Colour and quality assessment of tuna for sashimi
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The colour of tuna is the main criterion for quality assessment of sashimi. In Japan, the general rule is The brighter the red, the better the quality . The colour of fresh meat is due to the occurrence of myoglobin in its different chemical states; in oxidized meat, the predominant chemical state is metmyolgobin. In this study, the main objective is to correlate the amount of myoglobin with the quality of yellowfin tuna (Thunnus albacares). The tuna samples in this study were subjected to 0°C storage and their colour and myoglobin values were monitored over 14 days. The value of met-myoglobin for 0-day is 10.0% and on the 14th day, the value increased significantly to 95.9%. For chemical tests, significant spoilage occurred during the time between the 9th and 12th day of storage when met-myoglobin values increased from 67.5% to 83.4%. For sensory evaluation, all panelists rejected the tuna samples as unsuitable for sashimi when the value of met-myoglobin increased to 70%.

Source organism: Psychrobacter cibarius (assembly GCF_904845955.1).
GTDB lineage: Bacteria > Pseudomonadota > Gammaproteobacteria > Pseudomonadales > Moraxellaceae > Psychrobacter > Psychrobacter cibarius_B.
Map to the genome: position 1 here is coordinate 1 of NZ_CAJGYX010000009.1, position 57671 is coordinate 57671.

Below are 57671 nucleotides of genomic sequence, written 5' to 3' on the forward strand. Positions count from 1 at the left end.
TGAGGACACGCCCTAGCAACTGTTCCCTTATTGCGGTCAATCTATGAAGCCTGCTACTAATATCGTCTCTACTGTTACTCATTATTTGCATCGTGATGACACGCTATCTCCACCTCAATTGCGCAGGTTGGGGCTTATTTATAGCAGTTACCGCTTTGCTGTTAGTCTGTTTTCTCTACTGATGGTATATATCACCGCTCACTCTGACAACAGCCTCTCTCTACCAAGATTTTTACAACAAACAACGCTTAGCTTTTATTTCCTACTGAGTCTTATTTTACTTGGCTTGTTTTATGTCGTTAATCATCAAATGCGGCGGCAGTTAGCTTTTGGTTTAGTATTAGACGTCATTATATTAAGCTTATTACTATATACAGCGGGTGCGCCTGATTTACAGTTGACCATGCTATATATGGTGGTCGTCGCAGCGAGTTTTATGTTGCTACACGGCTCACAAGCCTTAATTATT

Chia, E. G. H., Low, L. K., & Mori, Y. (1997). Colour and quality assessment of tuna for sashimi. In K. K. Hooi, L. K. Low, & P. Y. Lim (Eds.), Proceedings of the seminar on the advances in fish processing technology in Southeast Asia in relation to quality management, Singapore, 29 October - 1 November 1996 (pp. 172-182). Singapore: Marine Fisheries Research Department, Southeast Asian Fisheries Development Center.